Cuba Offers Tax Cuts for Foreign Investment

April 1, 2014 Taxation in Cuba

HAVANA – Cuba is opening its doors to foreign businesses and investors with a slew of tax cuts meant to entice more enterprises to start working in the county.

Over the weekend the National Assembly of Cuba voted on and approved new legislation regarding the treatment of foreign investments coming into the country, significantly lowering the tax burden faced by overseas entrepreneurs operating or setting a business in Cuba.

The new rules are intended to cumulatively ease the process of establishing a business in Cuba, with a specific emphasis on increasing assurance for new investment applications, and decreasing overall tax obligations faced by these enterprises.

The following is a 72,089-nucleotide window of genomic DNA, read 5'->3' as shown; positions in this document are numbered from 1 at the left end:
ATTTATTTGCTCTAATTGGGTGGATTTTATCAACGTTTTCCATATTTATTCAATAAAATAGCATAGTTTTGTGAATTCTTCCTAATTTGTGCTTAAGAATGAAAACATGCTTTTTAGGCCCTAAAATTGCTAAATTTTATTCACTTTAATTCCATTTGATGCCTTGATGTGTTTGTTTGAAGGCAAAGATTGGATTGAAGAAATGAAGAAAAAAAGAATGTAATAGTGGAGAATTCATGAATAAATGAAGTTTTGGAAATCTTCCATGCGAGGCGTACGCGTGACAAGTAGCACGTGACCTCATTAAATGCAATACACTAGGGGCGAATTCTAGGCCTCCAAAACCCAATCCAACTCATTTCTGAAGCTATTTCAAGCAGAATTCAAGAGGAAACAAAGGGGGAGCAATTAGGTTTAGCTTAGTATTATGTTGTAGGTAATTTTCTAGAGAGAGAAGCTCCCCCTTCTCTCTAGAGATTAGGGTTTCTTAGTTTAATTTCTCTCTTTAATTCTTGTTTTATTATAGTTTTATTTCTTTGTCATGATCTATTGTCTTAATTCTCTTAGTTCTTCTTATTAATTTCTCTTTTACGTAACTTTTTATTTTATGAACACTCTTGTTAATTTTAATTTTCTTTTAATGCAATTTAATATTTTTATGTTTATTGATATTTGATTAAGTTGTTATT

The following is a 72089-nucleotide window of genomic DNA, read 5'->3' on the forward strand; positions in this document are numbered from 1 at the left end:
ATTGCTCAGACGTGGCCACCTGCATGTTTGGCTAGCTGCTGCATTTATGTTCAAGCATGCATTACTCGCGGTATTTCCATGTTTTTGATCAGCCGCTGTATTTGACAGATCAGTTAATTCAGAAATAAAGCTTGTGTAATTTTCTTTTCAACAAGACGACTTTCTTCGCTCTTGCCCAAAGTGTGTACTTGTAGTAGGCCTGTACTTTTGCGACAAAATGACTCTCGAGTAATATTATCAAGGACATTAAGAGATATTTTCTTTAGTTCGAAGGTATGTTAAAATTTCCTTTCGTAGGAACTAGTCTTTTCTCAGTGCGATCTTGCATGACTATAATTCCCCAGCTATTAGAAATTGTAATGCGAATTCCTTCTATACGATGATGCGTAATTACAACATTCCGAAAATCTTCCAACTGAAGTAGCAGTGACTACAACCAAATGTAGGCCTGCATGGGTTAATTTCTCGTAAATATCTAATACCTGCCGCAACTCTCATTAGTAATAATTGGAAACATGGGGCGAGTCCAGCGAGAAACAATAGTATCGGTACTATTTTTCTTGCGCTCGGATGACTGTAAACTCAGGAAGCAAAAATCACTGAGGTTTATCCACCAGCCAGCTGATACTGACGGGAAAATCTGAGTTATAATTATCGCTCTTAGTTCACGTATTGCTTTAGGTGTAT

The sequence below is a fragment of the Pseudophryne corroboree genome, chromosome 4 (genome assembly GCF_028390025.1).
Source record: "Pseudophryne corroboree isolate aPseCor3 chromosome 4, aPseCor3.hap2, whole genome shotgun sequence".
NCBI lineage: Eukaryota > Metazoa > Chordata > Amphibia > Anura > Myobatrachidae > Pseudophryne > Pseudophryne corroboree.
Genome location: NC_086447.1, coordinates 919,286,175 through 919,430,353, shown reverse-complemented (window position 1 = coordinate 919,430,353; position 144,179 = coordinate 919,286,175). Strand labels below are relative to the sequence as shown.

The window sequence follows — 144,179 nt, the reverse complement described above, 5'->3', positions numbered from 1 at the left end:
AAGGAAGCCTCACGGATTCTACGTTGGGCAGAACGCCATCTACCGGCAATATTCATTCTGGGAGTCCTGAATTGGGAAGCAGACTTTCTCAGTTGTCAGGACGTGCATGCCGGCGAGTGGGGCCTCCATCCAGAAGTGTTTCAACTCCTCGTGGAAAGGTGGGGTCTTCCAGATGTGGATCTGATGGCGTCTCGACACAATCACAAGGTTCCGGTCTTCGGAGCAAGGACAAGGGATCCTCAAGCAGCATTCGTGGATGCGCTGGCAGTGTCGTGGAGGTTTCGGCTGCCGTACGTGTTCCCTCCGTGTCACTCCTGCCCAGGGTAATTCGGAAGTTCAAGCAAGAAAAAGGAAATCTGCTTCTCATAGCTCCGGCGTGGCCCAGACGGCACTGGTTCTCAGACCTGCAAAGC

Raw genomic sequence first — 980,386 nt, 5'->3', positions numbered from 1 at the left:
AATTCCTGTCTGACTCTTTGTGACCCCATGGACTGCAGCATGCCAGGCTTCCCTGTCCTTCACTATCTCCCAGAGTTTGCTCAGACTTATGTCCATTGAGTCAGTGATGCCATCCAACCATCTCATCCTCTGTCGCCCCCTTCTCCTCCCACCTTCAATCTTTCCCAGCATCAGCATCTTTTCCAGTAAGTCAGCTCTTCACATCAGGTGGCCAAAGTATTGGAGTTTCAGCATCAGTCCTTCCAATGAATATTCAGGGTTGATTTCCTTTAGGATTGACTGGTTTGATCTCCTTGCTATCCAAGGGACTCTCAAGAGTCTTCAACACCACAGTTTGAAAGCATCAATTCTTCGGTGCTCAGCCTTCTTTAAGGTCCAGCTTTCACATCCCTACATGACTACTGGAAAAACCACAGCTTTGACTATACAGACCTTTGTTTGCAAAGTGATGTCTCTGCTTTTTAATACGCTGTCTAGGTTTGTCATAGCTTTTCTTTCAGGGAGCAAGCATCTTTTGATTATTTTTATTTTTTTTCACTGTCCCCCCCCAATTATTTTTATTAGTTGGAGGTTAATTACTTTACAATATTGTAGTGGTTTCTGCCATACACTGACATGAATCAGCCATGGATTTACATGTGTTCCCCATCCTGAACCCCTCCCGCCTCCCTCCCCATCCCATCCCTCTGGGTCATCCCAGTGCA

The most significant tax change being touted by the government is a 15 percent cut to the current 30 percent rate of profit tax, and a complete waiver of the current 11 percent labor tax and the 14 percent social security contribution paid by any foreign business taking on local workers.

Businesses involved in the extraction and refinement of oil or minerals will also enjoy a new industry specific tax cut, now facing a tax on profits of 22.5 percent, compared to the previous rate of 45 percent.

In an effort to ease the administrative requirements of investing into Cuba, especially in the agricultural sector, the government has streamlined the business application process, and opened the doors for local private farms and non-farm cooperatives to launch joint ventures with foreign investors.

Explaining the urgency and need for the new laws regarding attracting overseas funds, the Foreign Investment and Trade Minister Rodrigo Diaz “…we cannot develop if the economy does not grow at around 7 per cent per year and we do not accumulate 25 to 30 per cent of that to invest,” and in order for this goal to be achieved Cuba needs to draw at least USD 2 billion in foreign investment every year.

Photo by: Rinaldo Wurglitsch

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